Jamaat, BNP still on honeymoon | 2018-11-18 | daily-sun.com

Jamaat, BNP still on honeymoon

    17th November, 2018 09:42:55 printer

According to yesterday’s lead story of this daily, Jamaat-e-Islami (JeI) is taking part in the ensuing national election with the electoral symbol ‘sheaf of paddy’ – a trademark sign of the Bangladesh Nationalist Party (BNP) and the alliance it leads.

The fact about JeI is that its registration with the Election Commission has been cancelled following a court verdict on its war-crime charges but, contrary to people’s expectation, this pro-Pakistan but anti-Bangladesh political organisation has not been banned. So, legally Jamaat can conduct political activities under its own name though cannot contest any election with a separate symbol of its own. Hence, it took the decision of taking part in the 11th parliamentary election with the symbol of the Jatiya Oikya Front, of which Jamaat is a member organisation. 

A big question that haunted the political onlookers in the recent period was – whether BNP has severed its relation with Jamaat or is still on honeymoon with it. The above disclosure removed all mysteries about the half-open and half-clandestine Jamaat: It had always been, is still now and is very likely to remain with BNP in future. Another question was – what policy Jamaat is going to adopt vis-à-vis the 11th national election. It is now as clear as daylight that JeI is taking part in the all-important election, obviously with the objective of maintaining its political existence in the country it is still opposed to. But, JeI at the same time has kept another option open – to jump into action in case BNP-led alliance finally boycotts the polls.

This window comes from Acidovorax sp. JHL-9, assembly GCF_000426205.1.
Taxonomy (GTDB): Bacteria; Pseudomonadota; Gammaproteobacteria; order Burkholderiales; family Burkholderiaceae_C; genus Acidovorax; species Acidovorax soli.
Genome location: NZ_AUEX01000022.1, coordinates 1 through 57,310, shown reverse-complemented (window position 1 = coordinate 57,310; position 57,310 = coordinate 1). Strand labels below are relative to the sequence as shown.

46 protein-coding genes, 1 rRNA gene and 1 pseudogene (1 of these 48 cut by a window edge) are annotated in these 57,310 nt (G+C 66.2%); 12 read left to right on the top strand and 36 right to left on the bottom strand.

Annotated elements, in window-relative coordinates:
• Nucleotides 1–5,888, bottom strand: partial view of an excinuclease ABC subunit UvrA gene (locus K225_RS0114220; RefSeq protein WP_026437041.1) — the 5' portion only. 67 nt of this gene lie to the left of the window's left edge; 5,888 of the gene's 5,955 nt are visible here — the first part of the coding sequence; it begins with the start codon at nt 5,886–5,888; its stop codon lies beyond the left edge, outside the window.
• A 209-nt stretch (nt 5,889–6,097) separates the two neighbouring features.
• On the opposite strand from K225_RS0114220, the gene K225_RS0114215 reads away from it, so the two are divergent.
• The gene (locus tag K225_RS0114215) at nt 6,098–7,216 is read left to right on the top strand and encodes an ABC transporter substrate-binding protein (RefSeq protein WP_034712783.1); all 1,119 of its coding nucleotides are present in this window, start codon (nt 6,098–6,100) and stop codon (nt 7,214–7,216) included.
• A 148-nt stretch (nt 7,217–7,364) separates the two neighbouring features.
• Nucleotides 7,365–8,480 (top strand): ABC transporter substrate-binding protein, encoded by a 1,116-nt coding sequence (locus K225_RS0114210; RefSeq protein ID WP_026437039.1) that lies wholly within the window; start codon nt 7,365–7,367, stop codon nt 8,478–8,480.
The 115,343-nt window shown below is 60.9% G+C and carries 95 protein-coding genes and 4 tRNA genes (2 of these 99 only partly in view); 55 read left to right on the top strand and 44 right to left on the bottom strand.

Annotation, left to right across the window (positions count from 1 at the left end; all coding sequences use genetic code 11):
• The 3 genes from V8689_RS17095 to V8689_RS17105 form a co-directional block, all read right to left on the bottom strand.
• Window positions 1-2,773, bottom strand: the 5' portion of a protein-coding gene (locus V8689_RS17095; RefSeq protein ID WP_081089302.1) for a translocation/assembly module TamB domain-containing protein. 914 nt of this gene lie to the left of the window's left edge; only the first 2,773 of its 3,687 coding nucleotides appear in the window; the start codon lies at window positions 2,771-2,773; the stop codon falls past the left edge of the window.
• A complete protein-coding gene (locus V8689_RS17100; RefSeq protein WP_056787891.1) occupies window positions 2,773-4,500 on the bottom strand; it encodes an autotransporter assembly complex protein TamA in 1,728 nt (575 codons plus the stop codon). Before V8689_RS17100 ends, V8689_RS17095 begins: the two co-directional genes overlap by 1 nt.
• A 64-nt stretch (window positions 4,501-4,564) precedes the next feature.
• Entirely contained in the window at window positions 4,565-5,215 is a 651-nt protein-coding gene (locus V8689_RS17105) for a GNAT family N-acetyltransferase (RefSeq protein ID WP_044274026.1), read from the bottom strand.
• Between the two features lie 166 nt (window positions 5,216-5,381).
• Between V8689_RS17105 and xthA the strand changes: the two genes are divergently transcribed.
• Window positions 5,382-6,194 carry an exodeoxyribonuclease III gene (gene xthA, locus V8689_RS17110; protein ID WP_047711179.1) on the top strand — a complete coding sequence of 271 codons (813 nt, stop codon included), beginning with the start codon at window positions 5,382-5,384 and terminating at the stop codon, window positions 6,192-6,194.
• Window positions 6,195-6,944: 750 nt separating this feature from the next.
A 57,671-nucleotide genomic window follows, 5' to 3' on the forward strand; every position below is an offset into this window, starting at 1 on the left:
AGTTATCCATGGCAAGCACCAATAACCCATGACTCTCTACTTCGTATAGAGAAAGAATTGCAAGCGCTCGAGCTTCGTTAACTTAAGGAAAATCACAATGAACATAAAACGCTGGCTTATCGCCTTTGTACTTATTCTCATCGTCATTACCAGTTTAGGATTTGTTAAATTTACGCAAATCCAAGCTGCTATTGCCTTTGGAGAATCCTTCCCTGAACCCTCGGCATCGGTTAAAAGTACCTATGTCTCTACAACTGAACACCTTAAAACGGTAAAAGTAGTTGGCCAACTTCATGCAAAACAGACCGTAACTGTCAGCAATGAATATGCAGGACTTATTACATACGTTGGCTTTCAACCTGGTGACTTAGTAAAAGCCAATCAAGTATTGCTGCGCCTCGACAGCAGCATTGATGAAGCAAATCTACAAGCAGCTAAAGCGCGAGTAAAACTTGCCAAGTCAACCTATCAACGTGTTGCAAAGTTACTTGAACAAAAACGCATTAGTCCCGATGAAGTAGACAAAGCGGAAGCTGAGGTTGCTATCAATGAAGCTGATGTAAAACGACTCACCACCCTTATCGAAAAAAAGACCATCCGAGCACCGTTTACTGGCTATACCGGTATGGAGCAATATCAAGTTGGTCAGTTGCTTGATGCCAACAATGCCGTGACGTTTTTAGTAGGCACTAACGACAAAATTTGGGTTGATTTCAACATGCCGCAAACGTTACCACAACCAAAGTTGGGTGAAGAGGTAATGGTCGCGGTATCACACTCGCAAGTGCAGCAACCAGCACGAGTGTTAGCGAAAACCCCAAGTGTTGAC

The present activities of BNP and Jamaat are consistent with their past actions and therefore understandable, though not acceptable to the freedom-loving people. But what is beyond our intellect is how Dr. Kamal Hossain who worked for the liberation of the country, led the drafting of the country’s first Constitution and served the country as its foreign minister could be hand in glove with this anti-liberation force.

The oft-uttered axiom in political arena is that there is no last word in politics. But our firm stance is that we should refrain from doing things in a way that might lead to legitimising and strengthening of the anti-liberation forces.

 


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